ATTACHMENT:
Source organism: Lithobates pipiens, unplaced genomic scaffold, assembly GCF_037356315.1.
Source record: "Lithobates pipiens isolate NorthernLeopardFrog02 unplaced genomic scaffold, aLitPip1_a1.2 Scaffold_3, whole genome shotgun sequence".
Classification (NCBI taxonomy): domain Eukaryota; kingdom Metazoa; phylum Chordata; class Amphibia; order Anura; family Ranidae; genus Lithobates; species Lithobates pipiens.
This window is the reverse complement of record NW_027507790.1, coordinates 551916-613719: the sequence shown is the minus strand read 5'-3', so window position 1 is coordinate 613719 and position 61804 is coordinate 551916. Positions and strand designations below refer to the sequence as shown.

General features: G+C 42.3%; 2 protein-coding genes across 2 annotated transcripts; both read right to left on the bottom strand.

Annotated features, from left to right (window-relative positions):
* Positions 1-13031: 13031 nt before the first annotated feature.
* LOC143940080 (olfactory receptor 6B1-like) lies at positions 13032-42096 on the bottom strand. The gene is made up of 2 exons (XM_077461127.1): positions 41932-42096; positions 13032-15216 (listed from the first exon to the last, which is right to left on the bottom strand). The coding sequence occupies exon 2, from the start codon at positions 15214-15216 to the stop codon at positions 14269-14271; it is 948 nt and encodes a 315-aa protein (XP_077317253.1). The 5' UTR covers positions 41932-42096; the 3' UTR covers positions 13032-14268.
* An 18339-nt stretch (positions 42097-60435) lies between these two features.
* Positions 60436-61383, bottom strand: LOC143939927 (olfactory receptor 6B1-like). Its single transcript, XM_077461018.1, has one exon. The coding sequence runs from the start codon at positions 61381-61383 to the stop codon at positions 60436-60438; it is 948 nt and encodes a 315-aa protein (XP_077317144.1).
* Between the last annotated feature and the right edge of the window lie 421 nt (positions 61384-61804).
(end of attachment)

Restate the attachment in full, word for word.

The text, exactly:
Source organism: Lithobates pipiens, unplaced genomic scaffold, assembly GCF_037356315.1.
Source record: "Lithobates pipiens isolate NorthernLeopardFrog02 unplaced genomic scaffold, aLitPip1_a1.2 Scaffold_3, whole genome shotgun sequence".
Classification (NCBI taxonomy): domain Eukaryota; kingdom Metazoa; phylum Chordata; class Amphibia; order Anura; family Ranidae; genus Lithobates; species Lithobates pipiens.
This window is the reverse complement of record NW_027507790.1, coordinates 551916-613719: the sequence shown is the minus strand read 5'-3', so window position 1 is coordinate 613719 and position 61804 is coordinate 551916. Positions and strand designations below refer to the sequence as shown.

General features: G+C 42.3%; 2 protein-coding genes across 2 annotated transcripts; both read right to left on the bottom strand.

Annotated features, from left to right (window-relative positions):
* Positions 1-13031: 13031 nt before the first annotated feature.
* LOC143940080 (olfactory receptor 6B1-like) lies at positions 13032-42096 on the bottom strand. The gene is made up of 2 exons (XM_077461127.1): positions 41932-42096; positions 13032-15216 (listed from the first exon to the last, which is right to left on the bottom strand). The coding sequence occupies exon 2, from the start codon at positions 15214-15216 to the stop codon at positions 14269-14271; it is 948 nt and encodes a 315-aa protein (XP_077317253.1). The 5' UTR covers positions 41932-42096; the 3' UTR covers positions 13032-14268.
* An 18339-nt stretch (positions 42097-60435) lies between these two features.
* Positions 60436-61383, bottom strand: LOC143939927 (olfactory receptor 6B1-like). Its single transcript, XM_077461018.1, has one exon. The coding sequence runs from the start codon at positions 61381-61383 to the stop codon at positions 60436-60438; it is 948 nt and encodes a 315-aa protein (XP_077317144.1).
* Between the last annotated feature and the right edge of the window lie 421 nt (positions 61384-61804).